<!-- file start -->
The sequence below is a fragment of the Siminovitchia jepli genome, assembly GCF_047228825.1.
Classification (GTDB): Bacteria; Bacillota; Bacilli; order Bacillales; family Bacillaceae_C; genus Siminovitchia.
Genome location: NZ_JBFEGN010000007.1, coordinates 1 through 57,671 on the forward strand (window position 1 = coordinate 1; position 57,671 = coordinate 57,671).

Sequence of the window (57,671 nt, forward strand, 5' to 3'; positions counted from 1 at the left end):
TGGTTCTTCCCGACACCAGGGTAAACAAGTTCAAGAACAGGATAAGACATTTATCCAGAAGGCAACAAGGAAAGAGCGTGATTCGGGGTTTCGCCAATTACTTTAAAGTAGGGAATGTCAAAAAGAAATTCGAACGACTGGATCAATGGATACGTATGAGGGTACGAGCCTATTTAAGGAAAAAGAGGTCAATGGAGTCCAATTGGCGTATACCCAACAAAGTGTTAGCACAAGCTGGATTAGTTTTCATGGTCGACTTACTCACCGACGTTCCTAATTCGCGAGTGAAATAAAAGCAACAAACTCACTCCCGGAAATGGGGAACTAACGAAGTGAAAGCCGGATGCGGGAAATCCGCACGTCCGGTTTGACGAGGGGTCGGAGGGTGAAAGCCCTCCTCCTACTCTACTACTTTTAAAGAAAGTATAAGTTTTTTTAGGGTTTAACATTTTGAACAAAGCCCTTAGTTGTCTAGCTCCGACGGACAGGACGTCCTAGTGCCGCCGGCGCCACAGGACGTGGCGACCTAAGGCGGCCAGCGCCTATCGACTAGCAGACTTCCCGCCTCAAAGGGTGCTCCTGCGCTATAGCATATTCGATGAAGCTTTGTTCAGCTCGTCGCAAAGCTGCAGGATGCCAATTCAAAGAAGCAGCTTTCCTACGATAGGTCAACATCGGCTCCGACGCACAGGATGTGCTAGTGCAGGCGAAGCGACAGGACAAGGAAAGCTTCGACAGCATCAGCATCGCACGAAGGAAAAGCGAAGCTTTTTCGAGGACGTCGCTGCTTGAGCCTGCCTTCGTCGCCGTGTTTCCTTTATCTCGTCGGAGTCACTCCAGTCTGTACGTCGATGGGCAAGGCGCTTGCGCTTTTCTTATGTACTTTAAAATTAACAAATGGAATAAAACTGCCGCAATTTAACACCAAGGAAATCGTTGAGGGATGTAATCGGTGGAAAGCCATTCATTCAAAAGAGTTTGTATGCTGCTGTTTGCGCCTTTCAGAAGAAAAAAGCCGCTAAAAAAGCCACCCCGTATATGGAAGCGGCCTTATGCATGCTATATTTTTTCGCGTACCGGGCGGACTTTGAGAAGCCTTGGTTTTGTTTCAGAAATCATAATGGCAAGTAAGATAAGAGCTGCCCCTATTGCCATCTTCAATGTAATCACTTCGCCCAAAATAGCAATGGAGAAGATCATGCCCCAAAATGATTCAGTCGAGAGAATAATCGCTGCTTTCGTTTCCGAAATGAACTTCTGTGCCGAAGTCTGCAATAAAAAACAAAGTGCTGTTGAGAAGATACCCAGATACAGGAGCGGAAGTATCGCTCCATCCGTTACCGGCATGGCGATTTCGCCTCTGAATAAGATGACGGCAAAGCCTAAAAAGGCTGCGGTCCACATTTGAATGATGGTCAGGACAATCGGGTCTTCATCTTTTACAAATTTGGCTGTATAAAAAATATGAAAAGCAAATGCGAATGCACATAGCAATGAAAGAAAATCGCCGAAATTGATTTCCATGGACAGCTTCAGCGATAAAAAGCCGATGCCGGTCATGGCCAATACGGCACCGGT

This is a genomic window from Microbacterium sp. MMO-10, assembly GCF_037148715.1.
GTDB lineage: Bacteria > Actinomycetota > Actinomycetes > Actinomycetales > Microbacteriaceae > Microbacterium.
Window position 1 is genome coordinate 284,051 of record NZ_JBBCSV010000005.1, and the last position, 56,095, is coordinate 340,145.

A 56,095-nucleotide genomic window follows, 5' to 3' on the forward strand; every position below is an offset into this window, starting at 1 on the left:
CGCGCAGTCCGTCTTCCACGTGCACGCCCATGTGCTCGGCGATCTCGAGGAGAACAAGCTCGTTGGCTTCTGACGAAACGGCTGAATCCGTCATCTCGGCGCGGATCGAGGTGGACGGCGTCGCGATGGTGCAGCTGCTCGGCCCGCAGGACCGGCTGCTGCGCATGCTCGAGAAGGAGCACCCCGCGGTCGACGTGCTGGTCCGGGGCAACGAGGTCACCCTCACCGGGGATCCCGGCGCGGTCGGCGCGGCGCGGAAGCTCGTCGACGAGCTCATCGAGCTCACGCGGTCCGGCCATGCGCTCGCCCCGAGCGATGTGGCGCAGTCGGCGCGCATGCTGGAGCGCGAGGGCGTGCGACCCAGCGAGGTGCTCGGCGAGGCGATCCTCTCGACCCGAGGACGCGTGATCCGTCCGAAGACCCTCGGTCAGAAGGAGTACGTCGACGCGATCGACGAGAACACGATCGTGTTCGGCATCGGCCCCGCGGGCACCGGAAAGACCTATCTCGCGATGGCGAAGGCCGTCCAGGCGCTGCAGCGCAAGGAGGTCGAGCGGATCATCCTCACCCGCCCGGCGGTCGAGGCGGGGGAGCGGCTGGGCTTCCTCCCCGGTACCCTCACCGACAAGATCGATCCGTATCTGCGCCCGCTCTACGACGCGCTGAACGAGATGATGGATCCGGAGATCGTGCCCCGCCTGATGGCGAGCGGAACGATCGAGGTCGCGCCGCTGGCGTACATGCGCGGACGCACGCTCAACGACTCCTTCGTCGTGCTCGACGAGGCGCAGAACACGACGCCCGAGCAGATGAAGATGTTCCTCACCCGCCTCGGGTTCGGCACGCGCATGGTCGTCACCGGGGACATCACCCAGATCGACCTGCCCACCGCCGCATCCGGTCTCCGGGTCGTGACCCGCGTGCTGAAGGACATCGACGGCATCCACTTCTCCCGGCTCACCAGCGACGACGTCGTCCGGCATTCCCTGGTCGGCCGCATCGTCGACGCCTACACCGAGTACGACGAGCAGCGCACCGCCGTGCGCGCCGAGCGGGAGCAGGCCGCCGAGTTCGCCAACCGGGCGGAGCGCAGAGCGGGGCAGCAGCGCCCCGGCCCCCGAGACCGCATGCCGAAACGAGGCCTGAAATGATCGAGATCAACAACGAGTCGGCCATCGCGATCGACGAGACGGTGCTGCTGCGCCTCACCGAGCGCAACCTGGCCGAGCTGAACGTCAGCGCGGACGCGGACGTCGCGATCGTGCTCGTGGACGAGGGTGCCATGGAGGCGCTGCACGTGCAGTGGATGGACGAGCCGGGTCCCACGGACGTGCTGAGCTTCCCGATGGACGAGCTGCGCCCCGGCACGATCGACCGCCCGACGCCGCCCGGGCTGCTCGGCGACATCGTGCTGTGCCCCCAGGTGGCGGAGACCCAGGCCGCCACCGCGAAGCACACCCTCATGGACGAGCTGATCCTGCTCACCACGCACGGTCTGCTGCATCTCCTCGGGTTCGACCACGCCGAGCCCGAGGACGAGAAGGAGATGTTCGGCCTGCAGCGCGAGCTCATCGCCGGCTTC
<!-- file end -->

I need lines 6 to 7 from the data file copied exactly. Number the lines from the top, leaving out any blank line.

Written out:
This is a genomic window from Microbacterium sp. MMO-10, assembly GCF_037148715.1.
GTDB lineage: Bacteria > Actinomycetota > Actinomycetes > Actinomycetales > Microbacteriaceae > Microbacterium.